XSEDE Science Successes
Open Science and Industry Collaboration—Addressing New Problems While Improving the Bottom Line
By Scott Gibson
Consumers are happy when products flow nicely, whether the items are tubes of toothpaste or bottles of shampoo, while people in open-science research and private industry, respectively, like workflows that result in better problem solving and higher profits.
A new program from the Extreme Science and Engineering Discovery Environment (XSEDE) called the Industry Challenge brings the scientific and industrial communities together in multidisciplinary collaborative teams and connects them with XSEDE's world-class advanced digital services.
"The Industry Challenge solicits open science proposals that are fundamental to modeling and simulation problems in industry," said David Hudak, director of the program. "By solving these basic problems, we hope industry will advance."
The idea behind the challenge apparently resonated with the intended communities. The Procter & Gamble Company, the world's largest maker of consumer goods, and Rensselaer Polytechnic Institute (RPI), America's oldest technological university, submitted the winning proposals in this year's competition and have assembled teams composed of both industrial and academic researchers.
The brands of Procter & Gamble (P&G) are household names—Braun, Crest, Oral-B, Head & Shoulders, Bounce, Charmin, and Tide, for example. The P&G research team is exploring how to predict the flow properties (rheology) of surfactants, compounds that lower surface tension. The rheology of surfactant formulations defines the dynamics of such things as how shampoo dispenses from the bottle, mounds on the user's hand, and then spreads between the fingers, said Peter Koenig, principal investigator for the P&G-led project. XSEDE resources will enable rheology predictions via molecular simulations and mechanical models.
"The adjustment of flow properties by altering the composition of ingredients is an important part of the design of new consumer products," Koenig said. "Being able to predict the rheology using computer simulations will focus and accelerate the development process."
Koenig explained that the simulations the P&G project participants need to run are too large for the computers at their respective sites, and so they are using Stampede at the Texas Advanced Computing Center and Keeneland at the National Institute for Computational Sciences. Those supercomputers provided by XSEDE enable the project team to perform the requisite demanding novel molecular simulations of surfactant properties that relate to rheology. "Project plans include some large-scale, high-fidelity simulations to establish the approaches in a suitable way for publication in the scientific literature," he said. "Staff from XSEDE will contribute expertise to the research to optimize the speed and robustness of protocols for routine application."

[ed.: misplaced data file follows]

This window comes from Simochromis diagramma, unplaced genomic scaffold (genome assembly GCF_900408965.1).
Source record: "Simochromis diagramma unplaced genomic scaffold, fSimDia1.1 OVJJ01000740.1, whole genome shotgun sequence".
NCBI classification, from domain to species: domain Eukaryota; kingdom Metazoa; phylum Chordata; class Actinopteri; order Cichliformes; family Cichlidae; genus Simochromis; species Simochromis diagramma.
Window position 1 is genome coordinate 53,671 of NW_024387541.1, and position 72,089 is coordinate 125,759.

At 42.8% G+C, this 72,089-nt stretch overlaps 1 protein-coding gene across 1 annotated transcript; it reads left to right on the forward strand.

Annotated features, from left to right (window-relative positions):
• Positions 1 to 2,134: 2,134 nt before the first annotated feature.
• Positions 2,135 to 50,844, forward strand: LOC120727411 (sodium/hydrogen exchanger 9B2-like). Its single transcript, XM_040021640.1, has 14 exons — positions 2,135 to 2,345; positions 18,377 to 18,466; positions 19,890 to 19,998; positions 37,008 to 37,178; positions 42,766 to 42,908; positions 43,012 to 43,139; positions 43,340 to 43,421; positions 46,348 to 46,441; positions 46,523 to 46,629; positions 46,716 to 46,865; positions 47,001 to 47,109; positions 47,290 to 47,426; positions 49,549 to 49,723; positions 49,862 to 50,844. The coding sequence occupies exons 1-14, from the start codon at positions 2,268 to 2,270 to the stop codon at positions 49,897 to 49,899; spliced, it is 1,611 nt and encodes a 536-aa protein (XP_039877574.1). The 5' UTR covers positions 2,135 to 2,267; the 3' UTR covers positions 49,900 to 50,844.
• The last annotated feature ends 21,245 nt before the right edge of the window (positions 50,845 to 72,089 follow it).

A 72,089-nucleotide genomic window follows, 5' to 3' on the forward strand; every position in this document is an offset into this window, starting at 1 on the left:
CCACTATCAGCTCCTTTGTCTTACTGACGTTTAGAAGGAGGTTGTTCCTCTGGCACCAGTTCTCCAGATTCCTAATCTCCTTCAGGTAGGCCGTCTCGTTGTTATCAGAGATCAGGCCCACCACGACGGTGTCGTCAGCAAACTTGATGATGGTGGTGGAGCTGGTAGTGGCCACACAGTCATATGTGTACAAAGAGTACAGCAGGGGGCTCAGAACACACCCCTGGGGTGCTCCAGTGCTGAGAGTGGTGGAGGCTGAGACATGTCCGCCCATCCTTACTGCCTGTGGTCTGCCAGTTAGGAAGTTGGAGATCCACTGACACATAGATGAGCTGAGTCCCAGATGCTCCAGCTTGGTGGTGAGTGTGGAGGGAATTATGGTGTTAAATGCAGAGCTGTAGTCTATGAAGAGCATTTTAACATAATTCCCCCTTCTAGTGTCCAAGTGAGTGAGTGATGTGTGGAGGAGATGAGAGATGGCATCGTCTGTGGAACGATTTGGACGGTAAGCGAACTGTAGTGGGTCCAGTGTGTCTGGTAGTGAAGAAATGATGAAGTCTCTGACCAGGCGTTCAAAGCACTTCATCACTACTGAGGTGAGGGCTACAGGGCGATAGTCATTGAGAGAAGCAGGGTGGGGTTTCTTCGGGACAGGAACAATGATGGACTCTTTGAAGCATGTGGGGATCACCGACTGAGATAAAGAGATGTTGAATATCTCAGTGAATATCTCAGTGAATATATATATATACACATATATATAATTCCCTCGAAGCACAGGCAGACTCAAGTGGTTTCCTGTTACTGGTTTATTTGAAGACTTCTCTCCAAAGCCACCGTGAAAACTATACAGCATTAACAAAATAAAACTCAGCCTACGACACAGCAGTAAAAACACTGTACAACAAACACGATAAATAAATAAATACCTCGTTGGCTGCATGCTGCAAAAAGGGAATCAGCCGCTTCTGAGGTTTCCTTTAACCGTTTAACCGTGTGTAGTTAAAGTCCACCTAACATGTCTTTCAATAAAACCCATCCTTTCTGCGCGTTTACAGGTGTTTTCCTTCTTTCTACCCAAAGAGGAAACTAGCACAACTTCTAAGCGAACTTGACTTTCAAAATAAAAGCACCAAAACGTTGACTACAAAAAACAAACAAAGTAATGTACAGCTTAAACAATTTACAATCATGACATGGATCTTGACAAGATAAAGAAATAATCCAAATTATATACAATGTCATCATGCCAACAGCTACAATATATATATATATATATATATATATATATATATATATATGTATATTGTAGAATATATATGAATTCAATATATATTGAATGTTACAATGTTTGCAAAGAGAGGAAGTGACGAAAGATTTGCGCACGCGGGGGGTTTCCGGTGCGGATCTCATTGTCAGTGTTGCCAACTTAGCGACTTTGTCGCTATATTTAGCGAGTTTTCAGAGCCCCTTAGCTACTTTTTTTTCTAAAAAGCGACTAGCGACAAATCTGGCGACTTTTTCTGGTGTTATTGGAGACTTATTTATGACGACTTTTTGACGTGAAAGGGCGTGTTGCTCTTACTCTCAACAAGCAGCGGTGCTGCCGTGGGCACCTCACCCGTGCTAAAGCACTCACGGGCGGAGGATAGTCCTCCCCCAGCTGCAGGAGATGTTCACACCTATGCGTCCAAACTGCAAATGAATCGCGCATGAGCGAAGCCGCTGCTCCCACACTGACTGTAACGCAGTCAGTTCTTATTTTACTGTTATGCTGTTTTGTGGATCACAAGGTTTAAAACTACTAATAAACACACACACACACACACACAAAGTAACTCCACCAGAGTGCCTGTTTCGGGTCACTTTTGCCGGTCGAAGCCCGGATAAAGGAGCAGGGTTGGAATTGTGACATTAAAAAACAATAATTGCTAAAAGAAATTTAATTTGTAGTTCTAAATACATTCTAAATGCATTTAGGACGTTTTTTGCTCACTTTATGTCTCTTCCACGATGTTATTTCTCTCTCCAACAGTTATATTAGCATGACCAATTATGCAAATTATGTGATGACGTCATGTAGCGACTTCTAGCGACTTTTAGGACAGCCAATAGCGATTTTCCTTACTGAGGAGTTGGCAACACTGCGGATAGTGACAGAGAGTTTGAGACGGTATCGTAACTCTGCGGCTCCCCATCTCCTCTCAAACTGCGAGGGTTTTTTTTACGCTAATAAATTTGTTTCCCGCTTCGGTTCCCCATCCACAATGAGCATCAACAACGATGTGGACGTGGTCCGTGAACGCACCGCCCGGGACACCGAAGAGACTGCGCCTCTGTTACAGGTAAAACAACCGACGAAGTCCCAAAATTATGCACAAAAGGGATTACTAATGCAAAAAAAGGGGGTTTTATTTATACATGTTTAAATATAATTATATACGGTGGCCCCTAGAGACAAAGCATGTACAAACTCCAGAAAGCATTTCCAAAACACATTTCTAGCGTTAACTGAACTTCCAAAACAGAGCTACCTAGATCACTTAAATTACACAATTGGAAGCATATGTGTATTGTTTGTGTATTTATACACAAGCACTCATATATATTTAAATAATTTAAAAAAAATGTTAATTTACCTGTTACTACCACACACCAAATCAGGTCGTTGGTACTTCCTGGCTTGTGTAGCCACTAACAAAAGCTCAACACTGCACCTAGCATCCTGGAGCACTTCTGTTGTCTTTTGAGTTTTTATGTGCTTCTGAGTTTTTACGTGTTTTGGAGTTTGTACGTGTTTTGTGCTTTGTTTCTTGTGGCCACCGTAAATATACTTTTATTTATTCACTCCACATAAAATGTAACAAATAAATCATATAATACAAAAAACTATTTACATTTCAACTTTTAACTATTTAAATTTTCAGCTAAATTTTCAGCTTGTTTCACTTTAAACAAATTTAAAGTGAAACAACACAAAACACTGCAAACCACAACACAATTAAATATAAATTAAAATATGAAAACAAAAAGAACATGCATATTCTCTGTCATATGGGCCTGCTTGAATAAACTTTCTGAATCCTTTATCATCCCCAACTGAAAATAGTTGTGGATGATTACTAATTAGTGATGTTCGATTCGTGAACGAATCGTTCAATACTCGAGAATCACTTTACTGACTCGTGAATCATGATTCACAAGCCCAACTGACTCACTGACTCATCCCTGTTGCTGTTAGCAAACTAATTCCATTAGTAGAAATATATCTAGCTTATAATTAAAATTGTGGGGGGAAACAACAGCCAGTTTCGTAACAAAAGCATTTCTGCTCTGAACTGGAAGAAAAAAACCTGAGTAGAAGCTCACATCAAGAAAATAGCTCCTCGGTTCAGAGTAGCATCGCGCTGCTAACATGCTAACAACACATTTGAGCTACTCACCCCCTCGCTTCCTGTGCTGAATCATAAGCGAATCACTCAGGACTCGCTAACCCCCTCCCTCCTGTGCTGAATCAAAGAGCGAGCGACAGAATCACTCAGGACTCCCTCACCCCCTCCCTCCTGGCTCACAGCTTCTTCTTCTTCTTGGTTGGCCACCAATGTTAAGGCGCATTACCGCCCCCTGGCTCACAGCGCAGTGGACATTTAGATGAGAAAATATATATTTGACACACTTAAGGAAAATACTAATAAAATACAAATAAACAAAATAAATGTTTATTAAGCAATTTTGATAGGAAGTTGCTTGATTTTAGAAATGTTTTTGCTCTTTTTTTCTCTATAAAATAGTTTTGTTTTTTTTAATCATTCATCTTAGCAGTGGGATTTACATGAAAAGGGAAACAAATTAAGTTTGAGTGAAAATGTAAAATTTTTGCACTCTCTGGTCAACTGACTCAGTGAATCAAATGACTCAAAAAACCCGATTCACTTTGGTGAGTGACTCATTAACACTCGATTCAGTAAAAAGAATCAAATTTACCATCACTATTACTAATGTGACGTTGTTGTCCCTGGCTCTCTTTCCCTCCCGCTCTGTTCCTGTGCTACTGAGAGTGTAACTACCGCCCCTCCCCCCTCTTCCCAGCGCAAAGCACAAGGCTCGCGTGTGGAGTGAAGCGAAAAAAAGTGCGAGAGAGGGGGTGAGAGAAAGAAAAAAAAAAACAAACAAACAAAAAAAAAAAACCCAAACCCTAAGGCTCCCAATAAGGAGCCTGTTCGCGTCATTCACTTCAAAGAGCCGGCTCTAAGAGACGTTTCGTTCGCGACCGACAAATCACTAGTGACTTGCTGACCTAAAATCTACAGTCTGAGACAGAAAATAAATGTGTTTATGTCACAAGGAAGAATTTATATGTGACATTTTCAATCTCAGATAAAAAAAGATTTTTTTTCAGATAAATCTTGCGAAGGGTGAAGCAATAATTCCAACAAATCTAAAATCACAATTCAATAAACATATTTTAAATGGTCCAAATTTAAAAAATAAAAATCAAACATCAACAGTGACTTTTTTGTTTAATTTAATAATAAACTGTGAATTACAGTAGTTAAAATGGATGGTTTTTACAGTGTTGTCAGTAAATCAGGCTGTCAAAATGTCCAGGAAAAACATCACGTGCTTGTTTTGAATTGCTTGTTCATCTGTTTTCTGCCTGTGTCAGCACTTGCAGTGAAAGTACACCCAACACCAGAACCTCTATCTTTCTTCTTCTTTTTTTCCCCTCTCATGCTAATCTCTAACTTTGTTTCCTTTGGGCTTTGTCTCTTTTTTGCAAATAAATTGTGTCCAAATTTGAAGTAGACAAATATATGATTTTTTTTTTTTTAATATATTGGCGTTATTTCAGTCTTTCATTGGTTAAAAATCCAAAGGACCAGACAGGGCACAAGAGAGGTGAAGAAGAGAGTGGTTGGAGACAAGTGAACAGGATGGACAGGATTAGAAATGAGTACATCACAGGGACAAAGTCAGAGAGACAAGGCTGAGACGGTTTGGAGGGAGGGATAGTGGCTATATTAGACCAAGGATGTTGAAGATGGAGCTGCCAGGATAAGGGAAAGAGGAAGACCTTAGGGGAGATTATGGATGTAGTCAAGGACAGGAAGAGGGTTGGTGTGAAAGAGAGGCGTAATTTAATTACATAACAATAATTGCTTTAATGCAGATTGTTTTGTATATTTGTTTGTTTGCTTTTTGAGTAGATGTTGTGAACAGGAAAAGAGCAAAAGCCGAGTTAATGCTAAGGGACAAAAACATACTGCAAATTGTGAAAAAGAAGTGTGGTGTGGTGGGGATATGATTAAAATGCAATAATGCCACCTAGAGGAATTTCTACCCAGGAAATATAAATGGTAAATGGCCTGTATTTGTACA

Meanwhile, XSEDE is assisting the RPI team with the use of Stampede as it develops and demonstrates computationally parallel simulation workflows for companies such as Corning, Inc., ITT Gould Pumps, Pliant Energy Systems, and Sikorsky Aircraft.
"Industry is always focused on the bottom line," Hudak said. "I believe that engaging the academic community in general, and XSEDE in particular, must have a demonstrable return on investment [ROI] or else industrial partners will lose interest. I want to find ways to demonstrate ROI for our Industry Challenge projects."
Reflecting the goal of enhancing profitability, the RPI team is delving into projects that will enhance the materials processing, flow control, fluid structure interaction, and design methods of the companies involved in the team collaborations.
"Although the reasons companies are interested in having these simulations developed vary, from improving manufacturing process quality, to designing a more effective product, to reducing the time required to produce time-critical designs, the bottom line for each of the companies is improving their bottom line," said Mark Shephard, principal investigator for the RPI-led project.
Shephard added that the RPI team's study is directed not only at creating improved complex simulation workflows but also at increasing the levels of automation and reliability of the simulations. "As part of this research, specific attention is given to the interoperability of the tools produced so they can be used in the fast and cost-effective construction of simulation workflows that address new industrial simulation needs," he explained.
Hudak believes the various research victories made possible by the collaborations along the way will serve to underscore the overarching virtue of the Industry Challenge program. "Addressing the individual challenges represented by these problems will be significant for their respective domains; however, the larger win will be the demonstration that industry and academic teams can work together to achieve results they could not reach alone," he said.